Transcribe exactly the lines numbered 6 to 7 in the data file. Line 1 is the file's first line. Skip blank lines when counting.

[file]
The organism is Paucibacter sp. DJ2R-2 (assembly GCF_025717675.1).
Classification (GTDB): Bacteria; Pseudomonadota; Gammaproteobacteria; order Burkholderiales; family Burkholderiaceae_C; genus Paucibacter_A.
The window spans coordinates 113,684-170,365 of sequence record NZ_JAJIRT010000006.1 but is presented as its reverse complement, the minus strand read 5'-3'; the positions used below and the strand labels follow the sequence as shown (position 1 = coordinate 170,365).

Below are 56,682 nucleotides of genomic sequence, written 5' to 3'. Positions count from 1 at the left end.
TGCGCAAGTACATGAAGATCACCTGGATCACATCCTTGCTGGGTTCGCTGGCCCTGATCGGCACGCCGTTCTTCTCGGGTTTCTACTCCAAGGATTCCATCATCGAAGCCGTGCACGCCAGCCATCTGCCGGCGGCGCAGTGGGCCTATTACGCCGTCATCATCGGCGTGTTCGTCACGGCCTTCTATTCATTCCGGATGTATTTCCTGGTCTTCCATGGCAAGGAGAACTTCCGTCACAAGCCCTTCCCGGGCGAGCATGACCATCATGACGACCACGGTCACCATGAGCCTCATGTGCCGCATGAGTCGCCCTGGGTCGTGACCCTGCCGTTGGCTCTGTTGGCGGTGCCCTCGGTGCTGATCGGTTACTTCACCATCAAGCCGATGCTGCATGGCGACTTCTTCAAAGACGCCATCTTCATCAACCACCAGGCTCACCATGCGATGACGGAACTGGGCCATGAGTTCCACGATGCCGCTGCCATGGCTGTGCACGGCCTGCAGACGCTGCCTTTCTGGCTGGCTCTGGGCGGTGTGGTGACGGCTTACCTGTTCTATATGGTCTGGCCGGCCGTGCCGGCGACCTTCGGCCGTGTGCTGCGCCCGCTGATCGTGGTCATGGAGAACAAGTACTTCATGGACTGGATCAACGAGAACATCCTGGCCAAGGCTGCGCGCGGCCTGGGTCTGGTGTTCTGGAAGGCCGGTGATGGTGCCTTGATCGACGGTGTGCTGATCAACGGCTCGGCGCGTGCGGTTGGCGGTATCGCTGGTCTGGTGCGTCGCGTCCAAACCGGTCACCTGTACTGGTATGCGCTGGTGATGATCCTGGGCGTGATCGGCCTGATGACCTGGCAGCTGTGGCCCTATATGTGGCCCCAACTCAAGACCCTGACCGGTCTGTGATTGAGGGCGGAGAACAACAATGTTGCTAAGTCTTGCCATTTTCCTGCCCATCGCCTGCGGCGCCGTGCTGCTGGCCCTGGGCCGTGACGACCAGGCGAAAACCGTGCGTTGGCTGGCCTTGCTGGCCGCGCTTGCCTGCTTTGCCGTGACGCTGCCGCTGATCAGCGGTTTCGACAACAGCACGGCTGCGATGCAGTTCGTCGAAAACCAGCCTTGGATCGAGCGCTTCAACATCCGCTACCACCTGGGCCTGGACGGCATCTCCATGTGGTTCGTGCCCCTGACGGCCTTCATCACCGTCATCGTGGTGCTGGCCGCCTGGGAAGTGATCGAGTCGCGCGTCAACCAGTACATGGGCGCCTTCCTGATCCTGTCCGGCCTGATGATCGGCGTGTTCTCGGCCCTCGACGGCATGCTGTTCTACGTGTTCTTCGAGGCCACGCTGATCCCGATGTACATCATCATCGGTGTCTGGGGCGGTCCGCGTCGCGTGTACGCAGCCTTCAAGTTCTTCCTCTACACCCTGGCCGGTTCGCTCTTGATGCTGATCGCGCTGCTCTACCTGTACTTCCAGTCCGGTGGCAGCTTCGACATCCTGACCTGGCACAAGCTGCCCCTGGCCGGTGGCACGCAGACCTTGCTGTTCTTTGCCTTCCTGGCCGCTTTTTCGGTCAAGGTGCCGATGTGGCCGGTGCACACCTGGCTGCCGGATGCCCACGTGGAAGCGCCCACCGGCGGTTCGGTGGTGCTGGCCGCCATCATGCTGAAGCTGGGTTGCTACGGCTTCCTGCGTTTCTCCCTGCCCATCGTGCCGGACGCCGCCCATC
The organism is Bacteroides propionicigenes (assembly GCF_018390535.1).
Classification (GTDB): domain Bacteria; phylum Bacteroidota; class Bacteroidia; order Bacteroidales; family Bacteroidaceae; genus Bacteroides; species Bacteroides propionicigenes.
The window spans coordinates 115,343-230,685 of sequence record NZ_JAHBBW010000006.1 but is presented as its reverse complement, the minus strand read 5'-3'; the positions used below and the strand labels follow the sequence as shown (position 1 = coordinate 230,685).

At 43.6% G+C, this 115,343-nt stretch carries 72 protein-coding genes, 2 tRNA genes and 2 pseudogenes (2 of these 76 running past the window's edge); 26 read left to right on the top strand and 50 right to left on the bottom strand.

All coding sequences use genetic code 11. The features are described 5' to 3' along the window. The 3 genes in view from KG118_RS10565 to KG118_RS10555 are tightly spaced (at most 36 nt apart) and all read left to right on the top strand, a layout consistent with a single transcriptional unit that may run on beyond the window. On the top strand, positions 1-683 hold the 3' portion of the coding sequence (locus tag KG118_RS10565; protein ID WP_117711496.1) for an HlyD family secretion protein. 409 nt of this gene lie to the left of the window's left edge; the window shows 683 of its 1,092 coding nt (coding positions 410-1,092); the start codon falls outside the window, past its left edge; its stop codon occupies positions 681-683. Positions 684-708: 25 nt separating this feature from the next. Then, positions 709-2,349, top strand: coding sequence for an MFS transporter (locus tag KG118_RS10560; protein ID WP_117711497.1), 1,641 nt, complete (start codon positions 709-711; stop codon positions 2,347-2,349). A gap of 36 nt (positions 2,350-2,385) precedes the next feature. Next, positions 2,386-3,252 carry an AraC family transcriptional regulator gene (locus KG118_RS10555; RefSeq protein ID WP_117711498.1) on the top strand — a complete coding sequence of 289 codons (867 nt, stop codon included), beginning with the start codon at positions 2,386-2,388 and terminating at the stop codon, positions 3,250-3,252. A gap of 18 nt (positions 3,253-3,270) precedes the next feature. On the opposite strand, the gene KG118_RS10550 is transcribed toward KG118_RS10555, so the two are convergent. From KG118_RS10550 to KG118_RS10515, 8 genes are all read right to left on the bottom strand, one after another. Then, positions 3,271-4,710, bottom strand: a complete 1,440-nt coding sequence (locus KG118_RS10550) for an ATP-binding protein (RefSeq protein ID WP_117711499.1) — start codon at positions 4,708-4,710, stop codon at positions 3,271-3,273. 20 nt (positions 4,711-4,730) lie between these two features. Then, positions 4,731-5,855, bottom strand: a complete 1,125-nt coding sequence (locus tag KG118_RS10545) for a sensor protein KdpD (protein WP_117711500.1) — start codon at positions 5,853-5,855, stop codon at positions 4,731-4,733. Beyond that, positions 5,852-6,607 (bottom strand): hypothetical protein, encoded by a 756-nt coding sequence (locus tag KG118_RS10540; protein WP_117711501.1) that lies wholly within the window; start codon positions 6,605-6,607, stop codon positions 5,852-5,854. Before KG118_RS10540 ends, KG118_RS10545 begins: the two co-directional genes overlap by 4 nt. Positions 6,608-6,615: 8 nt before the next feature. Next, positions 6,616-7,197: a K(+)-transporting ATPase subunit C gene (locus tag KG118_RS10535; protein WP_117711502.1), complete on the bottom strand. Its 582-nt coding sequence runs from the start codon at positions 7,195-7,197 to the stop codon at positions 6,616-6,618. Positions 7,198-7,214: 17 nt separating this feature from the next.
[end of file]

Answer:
The organism is Bacteroides propionicigenes (assembly GCF_018390535.1).
Classification (GTDB): domain Bacteria; phylum Bacteroidota; class Bacteroidia; order Bacteroidales; family Bacteroidaceae; genus Bacteroides; species Bacteroides propionicigenes.